3 ways to stay informed without becoming overwhelmed

Janine Anderson
Janine Anderson / Published April 22, 2020

There's a lot going on right now. Every hour seems to bring something new about the coronavirus pandemic, politics, the economy, local government, businesses and nonprofits that need help in your community, or someone telling you what to do and how to do it right.

My social media feeds are filled with links to articles with the latest developments on one of these topics, or with my friends and family sounding off about the news in general. My email inbox is the same (albeit without the personal views of my loved ones)—every newsletter seems to be trying to put the current situation in context for me as a dedicated reader or customer.

It's easy to want to tap out and bury myself in ridiculous novels or binge-watch something I'd normally never watch, like Netflix's Anne with an E.

I've lost count of the number of times I opened Twitter on my phone expecting to spend five minutes scrolling through the latest updates but looked up to find I spent more than an hour reading threads and articles about coronavirus and how different communities are managing COVID-19. Or how often I open Facebook and end up hollering at the screen because of something someone posted or shared.

Here are some tips that can help you stay informed without becoming overwhelmed.

Tame your social media consumption

If you're like me—prone to following links from one thing to the next until you've spent far more time on news than intended—send things you want to read later into a static place. That way you can scroll for the fun stuff and never worry that you'll be unable to find that interesting link when you want to revisit it later.

Zapier can help you streamline the process by automatically sending information from one app to another. Here are a few pre-made Zaps that can help you cut down on noise. To get started with a Zap template, just click on it, and we'll guide you through customizing it—it only takes a couple of minutes.

If you create a Twitter list for the people whose tweets you most want to see, you can set up an email digest to put those into your inbox. The digest can even include links to each tweet if you want to be able to click through to any of them to read replies or retweet.

If you'd rather skim tweets in a spreadsheet, you can have them dropped into a Google Sheet.

If you've got search terms in Twitter or Reddit that you want to be sure to follow, you can use these workflows to send those to a spreadsheet, or otherwise save for later reading.

These automated workflows can help you stay off social media entirely—at least for a time—without worrying you'll miss something you would have wanted to see.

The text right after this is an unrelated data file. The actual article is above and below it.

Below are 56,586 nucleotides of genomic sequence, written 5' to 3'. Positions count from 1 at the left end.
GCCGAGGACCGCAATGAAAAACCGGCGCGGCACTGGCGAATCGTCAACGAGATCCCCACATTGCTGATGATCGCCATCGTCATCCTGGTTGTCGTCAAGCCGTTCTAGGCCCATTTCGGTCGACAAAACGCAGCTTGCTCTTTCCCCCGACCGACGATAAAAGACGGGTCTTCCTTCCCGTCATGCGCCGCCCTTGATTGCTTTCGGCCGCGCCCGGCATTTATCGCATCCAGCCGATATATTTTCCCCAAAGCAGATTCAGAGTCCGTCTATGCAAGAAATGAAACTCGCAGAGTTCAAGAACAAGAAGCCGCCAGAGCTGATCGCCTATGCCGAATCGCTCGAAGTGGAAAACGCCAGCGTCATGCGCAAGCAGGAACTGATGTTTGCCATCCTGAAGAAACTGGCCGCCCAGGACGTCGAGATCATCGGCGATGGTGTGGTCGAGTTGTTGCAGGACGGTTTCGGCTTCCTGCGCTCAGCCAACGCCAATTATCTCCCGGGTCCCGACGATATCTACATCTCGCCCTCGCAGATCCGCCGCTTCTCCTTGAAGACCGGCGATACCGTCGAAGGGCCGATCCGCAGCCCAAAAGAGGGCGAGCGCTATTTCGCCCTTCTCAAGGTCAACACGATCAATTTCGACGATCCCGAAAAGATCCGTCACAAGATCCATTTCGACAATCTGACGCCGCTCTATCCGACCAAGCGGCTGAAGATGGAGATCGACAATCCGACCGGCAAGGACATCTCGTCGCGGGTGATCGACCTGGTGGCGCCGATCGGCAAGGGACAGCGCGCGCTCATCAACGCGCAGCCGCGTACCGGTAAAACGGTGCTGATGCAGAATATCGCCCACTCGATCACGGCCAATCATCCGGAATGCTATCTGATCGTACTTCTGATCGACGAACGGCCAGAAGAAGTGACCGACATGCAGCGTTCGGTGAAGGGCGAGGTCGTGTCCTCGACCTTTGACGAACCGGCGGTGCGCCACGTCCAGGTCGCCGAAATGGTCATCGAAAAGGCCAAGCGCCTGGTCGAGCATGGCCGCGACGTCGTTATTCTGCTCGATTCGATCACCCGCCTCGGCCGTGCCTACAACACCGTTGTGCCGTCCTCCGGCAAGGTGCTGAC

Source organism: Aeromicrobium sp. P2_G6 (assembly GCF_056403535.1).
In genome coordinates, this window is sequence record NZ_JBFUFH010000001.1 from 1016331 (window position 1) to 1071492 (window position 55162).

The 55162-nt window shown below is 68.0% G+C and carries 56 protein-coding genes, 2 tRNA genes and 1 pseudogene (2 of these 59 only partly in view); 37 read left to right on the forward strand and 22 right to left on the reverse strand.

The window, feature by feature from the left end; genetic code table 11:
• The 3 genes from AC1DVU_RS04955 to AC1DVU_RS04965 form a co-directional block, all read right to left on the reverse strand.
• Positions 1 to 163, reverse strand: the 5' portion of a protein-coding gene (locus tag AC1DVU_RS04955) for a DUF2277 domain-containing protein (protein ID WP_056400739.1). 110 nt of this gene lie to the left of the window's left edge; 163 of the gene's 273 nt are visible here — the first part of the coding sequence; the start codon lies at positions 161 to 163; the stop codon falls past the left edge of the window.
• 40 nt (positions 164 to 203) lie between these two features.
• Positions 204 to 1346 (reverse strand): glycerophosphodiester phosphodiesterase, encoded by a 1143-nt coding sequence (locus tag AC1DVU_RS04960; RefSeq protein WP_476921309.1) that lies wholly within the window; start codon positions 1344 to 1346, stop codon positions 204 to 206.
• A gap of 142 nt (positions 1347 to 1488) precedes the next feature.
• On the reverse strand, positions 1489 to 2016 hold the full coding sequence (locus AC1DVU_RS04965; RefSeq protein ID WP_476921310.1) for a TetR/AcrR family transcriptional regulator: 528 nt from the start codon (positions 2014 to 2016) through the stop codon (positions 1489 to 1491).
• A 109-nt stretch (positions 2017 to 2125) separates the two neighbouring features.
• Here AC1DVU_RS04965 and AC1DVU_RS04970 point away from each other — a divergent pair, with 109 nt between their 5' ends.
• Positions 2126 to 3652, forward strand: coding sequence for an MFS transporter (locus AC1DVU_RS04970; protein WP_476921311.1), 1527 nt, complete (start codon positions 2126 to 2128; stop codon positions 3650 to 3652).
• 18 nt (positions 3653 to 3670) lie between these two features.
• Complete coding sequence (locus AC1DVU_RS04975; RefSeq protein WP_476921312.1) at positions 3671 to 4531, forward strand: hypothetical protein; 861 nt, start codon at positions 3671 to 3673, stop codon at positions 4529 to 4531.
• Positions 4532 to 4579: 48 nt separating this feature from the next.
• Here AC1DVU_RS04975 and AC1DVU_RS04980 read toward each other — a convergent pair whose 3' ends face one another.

Create your own newsfeed

If you're feeling guilty about how much time you're spending on your favorite news site or blog, you can use a similar technique to get the posts you want to see into a place where you can review them more intentionally.

You can use RSS by Zapier to automatically append posts from the sites you care about to a digest or save them for later review.

Get an email digest of news releases from official sources

You can use the strategy outlined for news sites for any website with an RSS feed, including primary source sites like health departments or federal agencies.

You can use this Zap to get a daily email digest of any coronavirus-related news releases the United States Centers for Disease Control (CDC) puts out.

If you'd like to add state or local RSS feeds to this, you'll need to adjust the first step of this Zap and select New Items in Multiple Feeds from the Choose App & Event section of the first step of this Zap. (You'll want to grab the CDC link from the Customize Item step first, though.) Then, add all the RSS feeds you want in the first step, confirm the digest is being created correctly, and that the email is still how you want it.

Be intentional about when you consume news

For me, being intentional about consuming news sometimes means taking social media apps off my phone completely so I'm forced to sit at a computer to check things. If you don't want to take it that far, you can use apps that limit your ability to get to certain sites during focus blocks.

Building a routine around when you read the news can also help. Maybe you want to replicate reading a morning newspaper with coffee, or catching a TV newscast before bed. Setting aside a block of time when you'll knowingly dive in and read the latest developments can help do that.

If you've used these automated workflows to curate your reading list, it'll be easier to stay focused on what you want to read so you can stay informed, but not overwhelmed.

And if you find yourself needing a pick-me-up, you can automate that, too. I recommend @happybcast for some lighter news fare, but you can choose anyone whose tweets make you happy.

Don't rely on willpower alone. Let automation provide an assist.

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